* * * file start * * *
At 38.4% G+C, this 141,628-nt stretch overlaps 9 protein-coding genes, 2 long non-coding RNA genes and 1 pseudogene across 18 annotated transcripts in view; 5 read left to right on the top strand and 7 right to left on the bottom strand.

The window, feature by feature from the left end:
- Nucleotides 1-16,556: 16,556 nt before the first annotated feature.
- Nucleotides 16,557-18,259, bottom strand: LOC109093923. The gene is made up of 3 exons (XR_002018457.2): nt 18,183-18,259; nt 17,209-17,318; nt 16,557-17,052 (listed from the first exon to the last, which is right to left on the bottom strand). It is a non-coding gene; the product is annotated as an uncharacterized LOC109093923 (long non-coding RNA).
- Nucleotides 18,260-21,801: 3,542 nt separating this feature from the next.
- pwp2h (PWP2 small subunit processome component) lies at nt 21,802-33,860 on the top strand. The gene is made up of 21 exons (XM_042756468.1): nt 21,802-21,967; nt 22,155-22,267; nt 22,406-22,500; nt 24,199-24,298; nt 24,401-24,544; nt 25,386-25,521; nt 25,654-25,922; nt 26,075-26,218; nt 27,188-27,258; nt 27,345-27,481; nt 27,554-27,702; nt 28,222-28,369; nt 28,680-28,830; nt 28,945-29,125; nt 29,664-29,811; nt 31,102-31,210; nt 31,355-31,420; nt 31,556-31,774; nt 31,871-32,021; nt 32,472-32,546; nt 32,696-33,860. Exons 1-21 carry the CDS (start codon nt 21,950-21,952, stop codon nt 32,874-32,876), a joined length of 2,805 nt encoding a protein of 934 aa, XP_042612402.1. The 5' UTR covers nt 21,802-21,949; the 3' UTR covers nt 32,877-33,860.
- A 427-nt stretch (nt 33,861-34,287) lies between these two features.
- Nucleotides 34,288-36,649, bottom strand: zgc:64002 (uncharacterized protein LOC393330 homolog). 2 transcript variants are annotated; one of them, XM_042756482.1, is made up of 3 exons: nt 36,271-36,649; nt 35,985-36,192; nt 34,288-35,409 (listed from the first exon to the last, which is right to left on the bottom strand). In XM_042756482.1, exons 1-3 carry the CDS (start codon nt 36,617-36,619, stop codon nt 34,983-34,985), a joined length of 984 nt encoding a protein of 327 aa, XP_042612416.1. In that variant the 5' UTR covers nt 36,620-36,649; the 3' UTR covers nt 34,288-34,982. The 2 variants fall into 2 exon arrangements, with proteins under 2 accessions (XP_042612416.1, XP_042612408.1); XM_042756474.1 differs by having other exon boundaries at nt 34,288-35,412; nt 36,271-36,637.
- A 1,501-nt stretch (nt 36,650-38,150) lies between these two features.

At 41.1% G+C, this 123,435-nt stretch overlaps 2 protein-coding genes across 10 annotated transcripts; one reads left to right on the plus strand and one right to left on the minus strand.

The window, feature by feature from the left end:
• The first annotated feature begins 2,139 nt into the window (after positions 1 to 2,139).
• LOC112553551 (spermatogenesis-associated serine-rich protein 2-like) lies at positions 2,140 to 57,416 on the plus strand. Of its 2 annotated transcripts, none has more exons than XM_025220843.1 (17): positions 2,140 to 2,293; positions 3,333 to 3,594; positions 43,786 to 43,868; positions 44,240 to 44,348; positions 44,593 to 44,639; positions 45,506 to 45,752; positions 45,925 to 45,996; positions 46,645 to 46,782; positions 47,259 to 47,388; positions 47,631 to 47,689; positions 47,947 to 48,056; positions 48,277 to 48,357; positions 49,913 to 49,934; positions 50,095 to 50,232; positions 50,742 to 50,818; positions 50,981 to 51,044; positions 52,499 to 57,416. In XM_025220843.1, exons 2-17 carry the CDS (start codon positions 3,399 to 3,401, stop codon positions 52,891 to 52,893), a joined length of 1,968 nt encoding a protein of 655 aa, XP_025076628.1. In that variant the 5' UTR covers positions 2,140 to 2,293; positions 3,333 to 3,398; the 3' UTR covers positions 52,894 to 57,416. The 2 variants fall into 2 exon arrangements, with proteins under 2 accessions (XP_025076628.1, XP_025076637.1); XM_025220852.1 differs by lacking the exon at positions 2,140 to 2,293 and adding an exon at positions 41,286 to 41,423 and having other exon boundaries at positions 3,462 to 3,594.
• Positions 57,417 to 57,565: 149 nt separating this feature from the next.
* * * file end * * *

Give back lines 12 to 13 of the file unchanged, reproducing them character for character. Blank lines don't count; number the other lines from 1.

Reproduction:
• The first annotated feature begins 2,139 nt into the window (after positions 1 to 2,139).
• LOC112553551 (spermatogenesis-associated serine-rich protein 2-like) lies at positions 2,140 to 57,416 on the plus strand. Of its 2 annotated transcripts, none has more exons than XM_025220843.1 (17): positions 2,140 to 2,293; positions 3,333 to 3,594; positions 43,786 to 43,868; positions 44,240 to 44,348; positions 44,593 to 44,639; positions 45,506 to 45,752; positions 45,925 to 45,996; positions 46,645 to 46,782; positions 47,259 to 47,388; positions 47,631 to 47,689; positions 47,947 to 48,056; positions 48,277 to 48,357; positions 49,913 to 49,934; positions 50,095 to 50,232; positions 50,742 to 50,818; positions 50,981 to 51,044; positions 52,499 to 57,416. In XM_025220843.1, exons 2-17 carry the CDS (start codon positions 3,399 to 3,401, stop codon positions 52,891 to 52,893), a joined length of 1,968 nt encoding a protein of 655 aa, XP_025076628.1. In that variant the 5' UTR covers positions 2,140 to 2,293; positions 3,333 to 3,398; the 3' UTR covers positions 52,894 to 57,416. The 2 variants fall into 2 exon arrangements, with proteins under 2 accessions (XP_025076628.1, XP_025076637.1); XM_025220852.1 differs by lacking the exon at positions 2,140 to 2,293 and adding an exon at positions 41,286 to 41,423 and having other exon boundaries at positions 3,462 to 3,594.